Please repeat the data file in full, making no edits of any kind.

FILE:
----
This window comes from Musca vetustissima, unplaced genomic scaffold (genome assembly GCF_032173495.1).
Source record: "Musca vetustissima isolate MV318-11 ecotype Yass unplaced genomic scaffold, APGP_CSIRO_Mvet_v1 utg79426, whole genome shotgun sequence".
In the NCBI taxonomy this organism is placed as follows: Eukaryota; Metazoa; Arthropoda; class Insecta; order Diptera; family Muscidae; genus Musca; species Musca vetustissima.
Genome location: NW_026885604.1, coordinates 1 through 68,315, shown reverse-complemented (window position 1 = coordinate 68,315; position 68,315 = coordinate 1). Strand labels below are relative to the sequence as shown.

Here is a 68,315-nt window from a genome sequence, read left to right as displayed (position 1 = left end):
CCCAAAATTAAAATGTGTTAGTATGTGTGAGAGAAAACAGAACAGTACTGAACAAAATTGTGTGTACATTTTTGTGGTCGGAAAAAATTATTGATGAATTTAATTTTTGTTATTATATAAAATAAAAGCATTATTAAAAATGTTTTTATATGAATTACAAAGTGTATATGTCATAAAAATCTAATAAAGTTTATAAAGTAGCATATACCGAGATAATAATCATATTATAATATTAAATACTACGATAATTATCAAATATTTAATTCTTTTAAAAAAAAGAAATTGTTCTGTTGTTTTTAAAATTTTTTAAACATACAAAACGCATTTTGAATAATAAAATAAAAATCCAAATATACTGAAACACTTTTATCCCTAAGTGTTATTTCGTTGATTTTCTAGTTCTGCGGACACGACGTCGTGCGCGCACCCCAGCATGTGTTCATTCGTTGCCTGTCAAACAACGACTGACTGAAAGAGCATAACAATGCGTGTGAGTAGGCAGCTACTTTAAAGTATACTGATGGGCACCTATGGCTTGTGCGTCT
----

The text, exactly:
This window comes from Musca vetustissima, unplaced genomic scaffold (genome assembly GCF_032173495.1).
Source record: "Musca vetustissima isolate MV318-11 ecotype Yass unplaced genomic scaffold, APGP_CSIRO_Mvet_v1 utg79426, whole genome shotgun sequence".
In the NCBI taxonomy this organism is placed as follows: Eukaryota; Metazoa; Arthropoda; class Insecta; order Diptera; family Muscidae; genus Musca; species Musca vetustissima.
Genome location: NW_026885604.1, coordinates 1 through 68,315, shown reverse-complemented (window position 1 = coordinate 68,315; position 68,315 = coordinate 1). Strand labels below are relative to the sequence as shown.

Here is a 68,315-nt window from a genome sequence, read left to right as displayed (position 1 = left end):
CCCAAAATTAAAATGTGTTAGTATGTGTGAGAGAAAACAGAACAGTACTGAACAAAATTGTGTGTACATTTTTGTGGTCGGAAAAAATTATTGATGAATTTAATTTTTGTTATTATATAAAATAAAAGCATTATTAAAAATGTTTTTATATGAATTACAAAGTGTATATGTCATAAAAATCTAATAAAGTTTATAAAGTAGCATATACCGAGATAATAATCATATTATAATATTAAATACTACGATAATTATCAAATATTTAATTCTTTTAAAAAAAAGAAATTGTTCTGTTGTTTTTAAAATTTTTTAAACATACAAAACGCATTTTGAATAATAAAATAAAAATCCAAATATACTGAAACACTTTTATCCCTAAGTGTTATTTCGTTGATTTTCTAGTTCTGCGGACACGACGTCGTGCGCGCACCCCAGCATGTGTTCATTCGTTGCCTGTCAAACAACGACTGACTGAAAGAGCATAACAATGCGTGTGAGTAGGCAGCTACTTTAAAGTATACTGATGGGCACCTATGGCTTGTGCGTCT